With President Joe Biden expected to sign the Inflation Reduction Act this week, the legislation will mark the largest federal climate investment in U.S. history.
The bill, which the U.S. House of Representatives passed along party lines Friday, allocates $369 billion to climate and energy-related provisions. Once approved, climate and energy leaders say, local governments must play a central role in using the funds to execute on the nation’s decarbonization goals.
“Now it will be up to federal agencies, states, cities, and the private sector to make the bill’s vision a reality,” said Steven Nadel, executive director of the nonprofit research organization American Council for an Energy-Efficient Economy, in a written statement. “Every single state will need to work expediently to set up rebate programs to enable residents to make major energy-saving home improvements.”
Provisions with implications for cities, according to various analyses of the bill, include:
- $9 billion across the home energy performance-based, whole house rebates and training grants, and the High-Efficiency Electric Home Rebate Program to help low- and moderate-income households in single-family or multifamily housing implement energy efficiency retrofits and electrification, according to Senate Democrats.
- $4 billion for drought mitigation across the American West, with implications for communities in the Colorado River Basin. The funding was negotiated at the last minute by Sen. Kyrsten Sinema, D-Ariz., who touted praise from Tucson, Arizona, Mayor Regina Romero saying the funds are “absolutely critical for promoting water conservation, protecting our economies, and preserving our environment.”
- $3 billion for environmental and climate justice block grants to “invest in community led projects in disadvantaged communities and community capacity building centers to address disproportionate environmental and public health harms related to pollution and climate change," according to Senate Democrats.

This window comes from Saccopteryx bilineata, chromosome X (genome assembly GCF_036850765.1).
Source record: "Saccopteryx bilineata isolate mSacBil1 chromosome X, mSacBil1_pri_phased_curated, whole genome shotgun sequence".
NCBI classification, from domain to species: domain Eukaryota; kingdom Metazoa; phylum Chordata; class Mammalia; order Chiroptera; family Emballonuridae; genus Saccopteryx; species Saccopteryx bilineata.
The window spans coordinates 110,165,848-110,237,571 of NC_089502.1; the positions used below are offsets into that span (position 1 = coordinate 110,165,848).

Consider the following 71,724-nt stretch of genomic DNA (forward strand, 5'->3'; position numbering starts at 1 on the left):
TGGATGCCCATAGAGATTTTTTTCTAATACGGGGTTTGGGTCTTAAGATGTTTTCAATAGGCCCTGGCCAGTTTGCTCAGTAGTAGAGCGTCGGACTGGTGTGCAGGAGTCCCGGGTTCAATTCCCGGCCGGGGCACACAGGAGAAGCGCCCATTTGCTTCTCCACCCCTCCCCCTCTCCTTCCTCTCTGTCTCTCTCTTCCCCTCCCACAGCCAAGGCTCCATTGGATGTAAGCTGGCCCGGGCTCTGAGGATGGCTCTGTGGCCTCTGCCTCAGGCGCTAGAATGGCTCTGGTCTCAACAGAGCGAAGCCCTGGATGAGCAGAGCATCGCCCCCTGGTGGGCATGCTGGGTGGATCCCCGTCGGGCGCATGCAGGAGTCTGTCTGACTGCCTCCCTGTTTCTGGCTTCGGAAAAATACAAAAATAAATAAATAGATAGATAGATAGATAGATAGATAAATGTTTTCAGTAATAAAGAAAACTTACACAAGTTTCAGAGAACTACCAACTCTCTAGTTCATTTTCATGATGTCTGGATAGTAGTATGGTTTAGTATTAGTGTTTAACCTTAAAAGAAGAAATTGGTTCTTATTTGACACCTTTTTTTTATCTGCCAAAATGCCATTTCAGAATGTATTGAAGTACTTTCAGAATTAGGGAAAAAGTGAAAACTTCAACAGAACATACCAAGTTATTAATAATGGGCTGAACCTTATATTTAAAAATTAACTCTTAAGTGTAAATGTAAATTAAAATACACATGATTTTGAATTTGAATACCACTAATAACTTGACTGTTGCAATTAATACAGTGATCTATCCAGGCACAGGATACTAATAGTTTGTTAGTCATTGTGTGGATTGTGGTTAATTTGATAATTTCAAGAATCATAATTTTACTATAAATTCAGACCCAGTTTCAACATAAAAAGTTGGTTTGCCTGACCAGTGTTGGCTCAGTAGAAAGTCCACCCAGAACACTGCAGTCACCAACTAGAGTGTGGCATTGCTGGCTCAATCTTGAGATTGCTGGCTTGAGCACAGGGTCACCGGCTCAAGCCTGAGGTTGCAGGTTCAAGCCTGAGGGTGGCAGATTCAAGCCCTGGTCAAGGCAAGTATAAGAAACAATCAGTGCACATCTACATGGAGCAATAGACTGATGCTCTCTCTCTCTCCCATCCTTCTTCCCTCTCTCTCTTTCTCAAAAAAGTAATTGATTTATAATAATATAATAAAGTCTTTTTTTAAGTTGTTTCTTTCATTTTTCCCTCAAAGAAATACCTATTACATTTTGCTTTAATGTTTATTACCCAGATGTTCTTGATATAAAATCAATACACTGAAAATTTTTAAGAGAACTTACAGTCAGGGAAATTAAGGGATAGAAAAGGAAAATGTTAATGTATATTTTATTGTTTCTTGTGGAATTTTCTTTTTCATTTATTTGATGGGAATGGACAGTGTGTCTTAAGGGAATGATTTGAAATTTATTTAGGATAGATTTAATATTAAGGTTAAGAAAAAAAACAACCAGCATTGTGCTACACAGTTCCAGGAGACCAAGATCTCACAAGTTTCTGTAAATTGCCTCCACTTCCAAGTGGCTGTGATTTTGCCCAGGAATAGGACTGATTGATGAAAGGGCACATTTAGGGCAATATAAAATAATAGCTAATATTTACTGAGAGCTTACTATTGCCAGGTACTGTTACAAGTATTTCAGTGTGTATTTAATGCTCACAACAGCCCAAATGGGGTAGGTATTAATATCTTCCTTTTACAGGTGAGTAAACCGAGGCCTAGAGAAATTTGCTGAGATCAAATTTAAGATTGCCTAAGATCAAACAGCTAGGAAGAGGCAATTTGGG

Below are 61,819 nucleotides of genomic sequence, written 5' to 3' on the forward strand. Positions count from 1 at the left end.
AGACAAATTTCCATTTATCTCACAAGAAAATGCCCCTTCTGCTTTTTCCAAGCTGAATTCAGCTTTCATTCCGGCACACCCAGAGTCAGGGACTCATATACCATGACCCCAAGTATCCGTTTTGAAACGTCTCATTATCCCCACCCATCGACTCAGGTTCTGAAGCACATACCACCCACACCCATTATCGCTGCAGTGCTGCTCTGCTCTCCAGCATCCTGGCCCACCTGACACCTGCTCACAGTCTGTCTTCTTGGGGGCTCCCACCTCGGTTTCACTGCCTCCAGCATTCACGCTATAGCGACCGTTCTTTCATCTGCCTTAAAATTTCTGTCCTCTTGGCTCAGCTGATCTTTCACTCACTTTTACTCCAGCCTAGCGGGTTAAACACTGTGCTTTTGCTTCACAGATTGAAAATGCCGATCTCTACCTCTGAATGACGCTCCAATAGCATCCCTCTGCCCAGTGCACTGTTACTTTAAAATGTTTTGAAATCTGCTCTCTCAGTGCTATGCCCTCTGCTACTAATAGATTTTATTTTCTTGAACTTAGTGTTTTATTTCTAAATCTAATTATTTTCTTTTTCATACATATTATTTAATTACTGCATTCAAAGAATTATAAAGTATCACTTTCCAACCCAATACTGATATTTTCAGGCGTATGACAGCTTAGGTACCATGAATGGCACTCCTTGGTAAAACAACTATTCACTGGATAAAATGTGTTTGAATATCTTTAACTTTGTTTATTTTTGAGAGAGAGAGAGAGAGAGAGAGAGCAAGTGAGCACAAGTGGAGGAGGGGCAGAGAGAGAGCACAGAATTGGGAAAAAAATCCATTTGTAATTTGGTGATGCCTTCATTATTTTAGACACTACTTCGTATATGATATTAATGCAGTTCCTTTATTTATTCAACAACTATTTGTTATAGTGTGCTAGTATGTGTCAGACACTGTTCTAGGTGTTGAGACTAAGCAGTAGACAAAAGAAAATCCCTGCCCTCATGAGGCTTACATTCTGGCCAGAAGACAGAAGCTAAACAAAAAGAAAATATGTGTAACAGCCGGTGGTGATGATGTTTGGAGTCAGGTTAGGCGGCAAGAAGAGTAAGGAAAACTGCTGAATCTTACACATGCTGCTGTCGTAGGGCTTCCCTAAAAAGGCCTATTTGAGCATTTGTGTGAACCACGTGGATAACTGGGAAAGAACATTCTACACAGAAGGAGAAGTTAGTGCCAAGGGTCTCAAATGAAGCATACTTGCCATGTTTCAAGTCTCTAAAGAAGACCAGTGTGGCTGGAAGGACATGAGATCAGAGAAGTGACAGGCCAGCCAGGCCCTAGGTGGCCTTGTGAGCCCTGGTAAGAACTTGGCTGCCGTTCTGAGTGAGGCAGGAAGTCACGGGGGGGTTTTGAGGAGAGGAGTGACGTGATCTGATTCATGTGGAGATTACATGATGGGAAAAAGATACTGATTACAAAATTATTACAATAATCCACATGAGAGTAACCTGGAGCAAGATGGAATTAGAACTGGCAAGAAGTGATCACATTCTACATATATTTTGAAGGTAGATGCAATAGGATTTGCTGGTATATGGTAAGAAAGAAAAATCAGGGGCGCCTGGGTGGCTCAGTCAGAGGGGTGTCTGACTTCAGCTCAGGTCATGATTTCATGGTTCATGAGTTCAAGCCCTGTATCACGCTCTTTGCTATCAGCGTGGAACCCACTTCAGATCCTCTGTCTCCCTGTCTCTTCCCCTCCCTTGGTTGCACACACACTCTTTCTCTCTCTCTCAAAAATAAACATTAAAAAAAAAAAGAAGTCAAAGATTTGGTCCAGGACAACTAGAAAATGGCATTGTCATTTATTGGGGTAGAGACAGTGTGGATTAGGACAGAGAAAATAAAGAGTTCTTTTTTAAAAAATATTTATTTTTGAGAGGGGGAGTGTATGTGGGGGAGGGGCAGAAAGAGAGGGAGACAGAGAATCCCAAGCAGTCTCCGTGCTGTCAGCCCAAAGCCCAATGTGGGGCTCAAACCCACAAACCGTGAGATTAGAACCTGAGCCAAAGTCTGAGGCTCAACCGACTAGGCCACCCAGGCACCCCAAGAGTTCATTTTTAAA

- $3 billion for neighborhood access and equity grants to “support neighborhood equity, safety, and affordable transportation access with competitive grants to reconnect communities divided by existing infrastructure barriers, mitigate negative impacts of transportation facilities or construction projects on disadvantaged or underserved communities, and support equitable transportation planning and community engagement activities,” according to Senate Democrats.
- $2.75 billion in grants and other funding for non-federal forest management, including for urban and community forestry programs. “The grant programs would support climate mitigation activities on nonfederal forests, facilitate participation in forest carbon markets, and support the development and application of innovative wood products,” as outlined by the Congressional Research Service.
- $1 billion for a new U.S. Environmental Protection Agency-run clean heavy-duty vehicles program, related to costs of communities’ zero-emission school buses, garbage trucks and transit buses, according to Senate Democrats.
- $1 billion for grants for improving energy efficiency or water efficiency or climate resilience of affordable housing “that helps cover the cost of energy efficiency upgrades — including electrification of systems and appliances — as well as installation of renewable energy, and improvements to property resiliency,” according to Senate Democrats.
- $50 million in competitive grants for urban parks, to be put toward “acquisition of land or interests in land, or for development of recreation facilities to create or significantly enhance access to parks or outdoor recreation in urban areas,” according to Senate Democrats.
“The climate change solutions, in particular, represent the culmination of decades of work by mayors to protect our planet from the devastating impact of greenhouse gas emissions,” U.S. Conference of Mayors CEO and Executive Director Tom Cochran said in a written statement celebrating the bill’s passage. “We look forward to President Biden signing this monumental piece of legislation into law.”